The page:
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All Contents © 2017The Kiplinger Washington Editors
By Miriam Cross, Staff Writer
| Updated August 2017
Courtesy Whole Foods Market
With online megaretailer Amazon.com now firmly in control of Whole Foods, ways to save money at that grocer are growing exponentially.
Amazon purchased Whole Foods for $13.7 billion and, as of August 28 its first day of ownership, slashed prices on an array of items (and promised more were to come). They include organic rotisserie chicken, selling for $9.99 each, down from $13.99; organic avocados, $1.99 each from $2.79; and bananas, now selling for 49 cents per pound, down from 79 cents. And Amazon electronics are now in Whole Foods, a first: The voice-activated electronic assistant Amazon Echo was on sale for $99 and the smaller version, the Echo Dot, was $49.
But there are other tricks to saving money at the upscale grocer.
“The company is unfairly characterized as being overpriced,” says Burt P. Flickinger III, managing director of Strategic Resource Group, a consumer industry consulting firm. “It’s becoming much more cost-competitive for consumers, particularly with [its house brand] 365 products.” A family of four would typically spend about $5,500 a year shopping at Whole Foods, estimates Flickinger. But by employing cost-cutting strategies available to any shopper, he says, that annual amount can drop by $1,000 or more.
The chain, which specializes in natural and organic foods, is giving shoppers additional reasons to drop by, even if they don’t care where their apples are grown or whether their salmon is caught in the wild. Besides carrying the usual grocery items, stores are jazzing up their fresh- and prepared-food selections with everything from customizable guacamole to beer growler refill stations. You can dine at an in-store restaurant, attend free events and meet up with friends for $1 craft brews at happy hour.
Before your next visit, check out our 11 tips for shopping at Whole Foods without busting your budget.
No edible item that Whole Foods carries can contain hydrogenated fats or artificial colors, flavors, preservatives or sweeteners. The 365 Everyday Value house brand is no exception. “The quality, at minimum, is as good as national brands and in many cases superior, but you still realize savings of 12% to 20% or more,” says Flickinger.
Nor are you limited to boring kitchen staples. Whole Foods’ 365 products run the gamut from naan chips and spinach spaghetti to meatless burgers and barbecue sauces (grilled pineapple and moonshine, anyone?). There are limited-edition treats, too, such as Thai curry cashews and matcha green tea lemonade. The 365 brand isn’t immune to the pumpkin spice craze, either: Jump on pumpkin spice granola, sweet pumpkin hand soap and the über-popular pumpkin pie ice cream sandwiches before they fly off the shelves.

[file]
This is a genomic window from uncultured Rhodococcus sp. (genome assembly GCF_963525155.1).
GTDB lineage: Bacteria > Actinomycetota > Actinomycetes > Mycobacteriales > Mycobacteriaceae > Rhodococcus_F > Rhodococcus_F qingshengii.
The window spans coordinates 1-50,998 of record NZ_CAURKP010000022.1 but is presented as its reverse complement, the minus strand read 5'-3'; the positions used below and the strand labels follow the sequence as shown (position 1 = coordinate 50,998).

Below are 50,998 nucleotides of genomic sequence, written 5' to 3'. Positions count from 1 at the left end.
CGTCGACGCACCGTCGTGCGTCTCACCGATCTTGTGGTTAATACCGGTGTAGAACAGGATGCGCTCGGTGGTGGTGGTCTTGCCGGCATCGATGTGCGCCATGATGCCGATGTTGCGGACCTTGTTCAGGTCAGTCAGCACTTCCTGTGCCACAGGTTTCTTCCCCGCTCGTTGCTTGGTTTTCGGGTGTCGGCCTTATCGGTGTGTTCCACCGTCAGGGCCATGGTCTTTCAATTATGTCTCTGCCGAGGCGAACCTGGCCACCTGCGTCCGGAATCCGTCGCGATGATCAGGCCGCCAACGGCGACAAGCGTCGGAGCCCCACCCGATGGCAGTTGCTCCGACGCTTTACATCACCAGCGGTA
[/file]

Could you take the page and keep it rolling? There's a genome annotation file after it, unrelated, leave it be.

At any given Whole Foods, you may be able to find weeklong national sales on top of weekend and one-day flash sales that vary by region and even by store. Recent sales that caught our eye included two packages of frozen chicken tenders for the price of one ($6.99), 25% off some seasonings and extracts, and asparagus at $2.99 per pound (regularly $3.99). Speaking of the produce aisle, Whole Foods tends to carry premier brands, such as Driscoll’s berries, so when those go on sale, “the prices stand out,” says Flickinger.
To keep abreast of new promotions, grab the sales flier for your local store (it’s available online, too). It also pays to follow your local store on social media, where you can get the scoop on when sales start or end. The Whole Foods Market mobile app (more on the app later) will list sales for your chosen store, too. If you sign up for the weekly e-mail newsletter, you can tailor it to show you special offers, new products, recipes and more.
After scoping out sales at your local store on WholeFoodsMarket.com, click the “Coupons” tab, where you can print coupons specific to your store. For example, we found $2 off a package of Tazo Tea, $2 off Illy coffee products, 50 cents off a pint of Ben & Jerry’s, $1 off a carton of Imagine soup and $5 off pet food.
For a double-whammy of coupons, download the Whole Foods Market app and select your local store for a list of digital coupons. “We try to keep them seasonally relevant and focus on key categories that people love,” says Kate Neu, global sales and supplier marketing manager of Whole Foods. For example, I recently found coupons for $2 off a purchase of fruits and veggies totaling $10 or more, $2 off any fresh turkey purchase of $10 or more, $1 off an Allegro Coffee Pumpkin Spice Latte and $1 off all bagged potatoes. Using these digital coupons couldn’t be easier: The cashier scans the bar code in your app, and any relevant coupons will be applied to your purchase.
You can cut down on waste – of both food and money – by purchasing the exact amount you need at Whole Foods. Say you only require a quarter of a cabbage for a recipe or half a loaf of fresh bread to get you through the week. Ask an employee to hand-cut the portion you want. There might be some limitations, depending on the product, but many items can be purchased this way.
Not quite sure what you want? Whole Foods also has a “try before you buy” policy on almost every product in the store, meaning you can ask an employee for a free sample of, say, those mango habanero pickle chips that intrigue and unsettle you at the same time. Cheese lovers can chat with certified professionals behind the cheese counters, try free samples and order up just enough to fill a cheese plate. For an item that can’t be sampled easily in the store, ask to take one home to try for free. Or, says Flickinger, the store manager might agree to set up a product demo at a later date.